This is the first television season of the decade without new "Seinfeld" episodes to keep us off-kilter, so we felt obliged to ferret out some interesting and quirky TV specials. OK, we threw in some informative ones too.
Among the trends spotted: No conspiracy theory is too out there for its own television special (see "The Cattle Files" below). Other paranormal activity: the Academy Awards move to Sunday, the Friars Club opens its doors to Comedy Central's cameras and someone thinks our underwear is worth a program.
Here are other highlights, with as much scheduling information as available:
NOW THAT'S COMEDY
"In Thru the Out Door" is the first sketch-comedy television show to showcase gay and lesbian comedians exclusively. Politically incorrect does not even begin to describe this show. Oct. 11. Showtime.
For the first time ever, "The New York Friars Club Annual Celebrity Roast" will be televised. This year's roastee? ABC star Drew Carey. October. Comedy Central.
CRIME & PUNISHMENT
"Life of Crime 2" is the follow-up to the controversial 1989 documentary "Life of Crime," which gave a disturbing look at the lives of two criminals, Rob and Freddie. Filmmaker Jon Alpert revisits the two men almost a decade later. December. HBO.
Quincy Jones' "Do or Die" is a first-hand look at L.A. street gangs. TBA. NBC.
"Escape From Laos: Werner Herzog's Little Dieter Needs to Fly." This documentary by the venturesome German filmmaker tells the story of Dieter Dengler, who left postwar Germany for America, joined the U.S. Army, was shot down over Laos during the Vietnam War and became the only American prisoner of war to escape from Laos. Oct. 22. Cinemax.
"Vietnam: The Soldier's Story," a six-part series in which Vietnam veterans tell their stories first hand is hosted by ABC News correspondent Jack Smith, himself a Vietnam veteran. Oct. 11-13. TLC.
"Monsterfest: House of Horrors and Hollywood Ghost Stories": Director Tim Burton ("Edward Scissorhands," "The Nightmare Before Christmas") will be the host for this week-long festival of more than two dozen classic horror films. Oct. 26-Nov. 1. AMC.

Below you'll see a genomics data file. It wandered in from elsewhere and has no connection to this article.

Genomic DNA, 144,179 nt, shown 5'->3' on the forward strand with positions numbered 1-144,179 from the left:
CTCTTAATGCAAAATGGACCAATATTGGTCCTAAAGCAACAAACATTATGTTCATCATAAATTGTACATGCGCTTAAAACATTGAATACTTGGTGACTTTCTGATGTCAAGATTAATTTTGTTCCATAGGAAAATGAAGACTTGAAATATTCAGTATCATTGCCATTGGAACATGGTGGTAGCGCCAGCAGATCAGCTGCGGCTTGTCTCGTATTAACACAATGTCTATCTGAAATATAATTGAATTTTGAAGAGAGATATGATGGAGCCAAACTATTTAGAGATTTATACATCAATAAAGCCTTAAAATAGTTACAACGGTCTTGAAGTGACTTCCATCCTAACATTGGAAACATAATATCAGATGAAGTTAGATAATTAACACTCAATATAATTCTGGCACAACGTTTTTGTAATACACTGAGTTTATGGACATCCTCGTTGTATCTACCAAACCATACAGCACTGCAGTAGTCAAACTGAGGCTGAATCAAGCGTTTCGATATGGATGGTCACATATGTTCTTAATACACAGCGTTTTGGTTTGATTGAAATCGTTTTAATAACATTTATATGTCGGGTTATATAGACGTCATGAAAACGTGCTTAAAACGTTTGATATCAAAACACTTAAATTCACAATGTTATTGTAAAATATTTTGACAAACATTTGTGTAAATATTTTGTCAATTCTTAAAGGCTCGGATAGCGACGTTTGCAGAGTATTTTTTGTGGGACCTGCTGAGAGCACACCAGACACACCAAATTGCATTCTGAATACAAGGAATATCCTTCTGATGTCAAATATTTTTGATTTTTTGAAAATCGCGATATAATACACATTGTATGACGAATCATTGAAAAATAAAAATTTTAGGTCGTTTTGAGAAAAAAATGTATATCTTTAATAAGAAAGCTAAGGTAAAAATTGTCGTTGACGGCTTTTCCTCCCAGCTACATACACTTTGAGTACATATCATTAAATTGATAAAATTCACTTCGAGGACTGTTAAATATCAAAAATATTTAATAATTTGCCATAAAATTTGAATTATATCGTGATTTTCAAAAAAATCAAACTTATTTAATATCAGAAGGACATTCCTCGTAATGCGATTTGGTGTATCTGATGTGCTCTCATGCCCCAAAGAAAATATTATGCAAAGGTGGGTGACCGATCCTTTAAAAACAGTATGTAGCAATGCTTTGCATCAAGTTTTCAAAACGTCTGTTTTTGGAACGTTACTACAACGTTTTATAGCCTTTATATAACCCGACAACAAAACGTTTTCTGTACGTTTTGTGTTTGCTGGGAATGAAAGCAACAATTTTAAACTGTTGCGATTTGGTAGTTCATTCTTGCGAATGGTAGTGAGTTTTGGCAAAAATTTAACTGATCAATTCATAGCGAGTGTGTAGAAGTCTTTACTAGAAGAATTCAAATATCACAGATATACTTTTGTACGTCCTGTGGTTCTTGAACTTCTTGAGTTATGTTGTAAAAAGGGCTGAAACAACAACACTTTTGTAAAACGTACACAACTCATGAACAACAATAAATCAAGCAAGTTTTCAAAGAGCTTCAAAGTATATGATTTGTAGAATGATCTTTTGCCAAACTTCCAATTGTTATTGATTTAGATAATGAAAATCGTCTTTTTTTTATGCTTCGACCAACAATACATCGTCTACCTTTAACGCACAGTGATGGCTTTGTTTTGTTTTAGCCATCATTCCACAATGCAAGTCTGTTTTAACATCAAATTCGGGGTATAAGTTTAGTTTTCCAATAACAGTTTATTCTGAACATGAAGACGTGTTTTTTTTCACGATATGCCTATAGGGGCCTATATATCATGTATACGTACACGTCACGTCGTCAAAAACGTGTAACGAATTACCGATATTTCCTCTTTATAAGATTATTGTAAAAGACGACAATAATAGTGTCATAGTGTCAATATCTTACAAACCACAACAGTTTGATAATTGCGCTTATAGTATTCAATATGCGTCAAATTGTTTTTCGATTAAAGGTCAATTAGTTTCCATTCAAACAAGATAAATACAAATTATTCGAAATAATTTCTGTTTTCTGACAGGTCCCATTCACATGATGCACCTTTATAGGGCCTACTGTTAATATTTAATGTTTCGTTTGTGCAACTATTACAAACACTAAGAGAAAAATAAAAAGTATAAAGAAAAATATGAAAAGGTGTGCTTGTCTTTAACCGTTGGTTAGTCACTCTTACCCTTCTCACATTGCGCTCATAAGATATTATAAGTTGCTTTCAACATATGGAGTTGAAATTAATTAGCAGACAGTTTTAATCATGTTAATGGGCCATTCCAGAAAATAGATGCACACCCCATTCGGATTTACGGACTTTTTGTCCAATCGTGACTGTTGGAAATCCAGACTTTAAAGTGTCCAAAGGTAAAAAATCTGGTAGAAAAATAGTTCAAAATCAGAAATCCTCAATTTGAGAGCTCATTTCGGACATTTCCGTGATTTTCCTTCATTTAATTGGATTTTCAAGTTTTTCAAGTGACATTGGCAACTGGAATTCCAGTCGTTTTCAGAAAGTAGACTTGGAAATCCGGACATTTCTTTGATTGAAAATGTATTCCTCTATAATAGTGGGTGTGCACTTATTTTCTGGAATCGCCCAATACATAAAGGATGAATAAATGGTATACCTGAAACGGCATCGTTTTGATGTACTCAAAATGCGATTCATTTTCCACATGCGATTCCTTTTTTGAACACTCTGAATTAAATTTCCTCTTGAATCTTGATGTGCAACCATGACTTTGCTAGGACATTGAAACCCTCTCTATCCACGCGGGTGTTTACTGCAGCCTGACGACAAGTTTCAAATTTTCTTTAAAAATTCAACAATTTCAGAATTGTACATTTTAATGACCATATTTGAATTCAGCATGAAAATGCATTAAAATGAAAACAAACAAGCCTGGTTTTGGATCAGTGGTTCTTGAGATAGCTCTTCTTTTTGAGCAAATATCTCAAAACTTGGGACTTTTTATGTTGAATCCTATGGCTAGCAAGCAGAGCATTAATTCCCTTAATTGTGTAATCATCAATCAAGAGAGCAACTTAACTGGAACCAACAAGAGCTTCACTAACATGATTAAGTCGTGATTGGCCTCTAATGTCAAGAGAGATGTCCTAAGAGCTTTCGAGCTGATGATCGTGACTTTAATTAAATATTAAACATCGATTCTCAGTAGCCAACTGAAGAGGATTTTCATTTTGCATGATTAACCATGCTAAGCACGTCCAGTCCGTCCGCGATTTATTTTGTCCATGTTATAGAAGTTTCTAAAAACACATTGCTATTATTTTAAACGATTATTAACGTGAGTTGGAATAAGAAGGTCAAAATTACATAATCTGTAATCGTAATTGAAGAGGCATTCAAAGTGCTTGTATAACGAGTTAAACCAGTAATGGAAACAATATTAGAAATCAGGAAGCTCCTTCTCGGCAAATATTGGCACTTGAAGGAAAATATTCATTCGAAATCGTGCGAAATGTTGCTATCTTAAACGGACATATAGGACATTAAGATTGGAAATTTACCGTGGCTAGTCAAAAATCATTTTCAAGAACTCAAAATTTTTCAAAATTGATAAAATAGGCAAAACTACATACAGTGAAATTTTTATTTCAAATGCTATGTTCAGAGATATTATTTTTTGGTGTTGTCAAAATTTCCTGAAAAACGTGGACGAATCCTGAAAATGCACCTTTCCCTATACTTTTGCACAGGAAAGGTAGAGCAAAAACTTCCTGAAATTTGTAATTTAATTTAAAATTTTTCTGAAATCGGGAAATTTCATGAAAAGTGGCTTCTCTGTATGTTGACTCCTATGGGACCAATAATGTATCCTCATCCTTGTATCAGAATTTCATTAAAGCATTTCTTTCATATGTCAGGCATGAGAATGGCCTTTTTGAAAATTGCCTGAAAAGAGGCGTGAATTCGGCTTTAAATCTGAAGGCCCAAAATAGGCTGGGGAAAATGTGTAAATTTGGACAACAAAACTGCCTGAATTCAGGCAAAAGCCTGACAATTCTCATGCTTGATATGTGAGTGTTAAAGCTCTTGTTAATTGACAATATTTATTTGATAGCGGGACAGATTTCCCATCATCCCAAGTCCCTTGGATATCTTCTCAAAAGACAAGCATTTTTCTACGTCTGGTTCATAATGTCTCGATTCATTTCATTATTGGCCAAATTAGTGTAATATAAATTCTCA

"Scooby-Doo, Where Are You" Marathon. The crime-solving pooch and his pals are finally getting the credit they deserve. Oct. 26. Cartoon Network.
Actor Ben Gazzara narrates "Italians in America," a new two-hour documentary about the Italian-American experience that ranges from Christopher Columbus to Rudolph Giuliani. The program includes interviews with politician Geraldine Ferraro, actor-screenwriter Chazz Palminteri and author Gay Talese. Oct. 11. A&E.;
In a category-defying special, A&E; will take an in-depth look at the history of . . . undergarments, in "Unmentionables: A Brief History," December. A&E.;
Introducing UniverSoul Circus, the first touring African American owned-and-operated circus. TBA. HBO.
A three-part special for those who like their paranormal and conspiracy theories straight up. "The Real Men in Black," an investigative look at the CIA's so-called "top-secret mind-control program"; "The Cattle Files," a look at the bizarre and mysterious mutilation of more than 10,000 cattle in Texas, New Mexico and Colorado over the past two decades; and "Alien Encounter," a report on an alleged international cover-up of an alien aircraft crash in Brazil. Nov. 15. TLC.
The Cold War ended peacefully, but that's not dramatic enough for some folks. "World War III" is a two-hour "fictional documentary" on how the Cold War might have ended. Dec. 20. TLC.
Some of the unusual critters who will get their own television specials this coming season: "The Ultimate Guide: Octopus," a rare look at the carnivorous marine mollusks. Sunday. Discovery.
"Tiger Hunt: The Elusive Sumatran," the first program ever to show footage of the Sumatran tiger in the wild. Oct. 3. Animal Planet.
Actress Susan Sarandon narrates "Secrets of the Humpback Whale," which follows the great sea mammals on their 3,000-mile migration from Hawaii to Alaska. Oct. 12. Discovery.
"Wild Dogs of Yellowstone," a National Geographic special on the controversial effort to reintroduce wolves to the national park. TBA. NBC.
For the first time in its 71-year history, the Academy Awards will be held on a Sunday (it's been held on Monday evenings for the past 32 years). The venue has changed too: In 1999, the Oscars once again will be at the Dorothy Chandler Pavilion. March 21. ABC.
Also save the dates for: "The 32nd Annual Country Music Awards," Wednesday. CBS. "The 56th Annual Golden Globe Awards," Jan. 24, NBC. "The 41st Annual Grammy Awards," Feb. 24, CBS.
"Christmas in Rockefeller Center": A one-hour special centered around the lighting of the mammoth Christmas tree in New York city. It will include figure skating on the Rockefeller rink beneath the tree, of course. December. NBC.
"The Great Christmas Movies": A nostalgic one-hour look at the most memorable scenes from the best-loved holiday classics. December. AMC.
Look for Christmas specials from Celine Dion and Kathie Lee Gifford, both in December on CBS.
"Snowden's Raggedy Ann and Andy Holiday Show," featuring figure skaters Scott Hamilton, Ekaterina Gordeeva and Kurt Browning. December. CBS.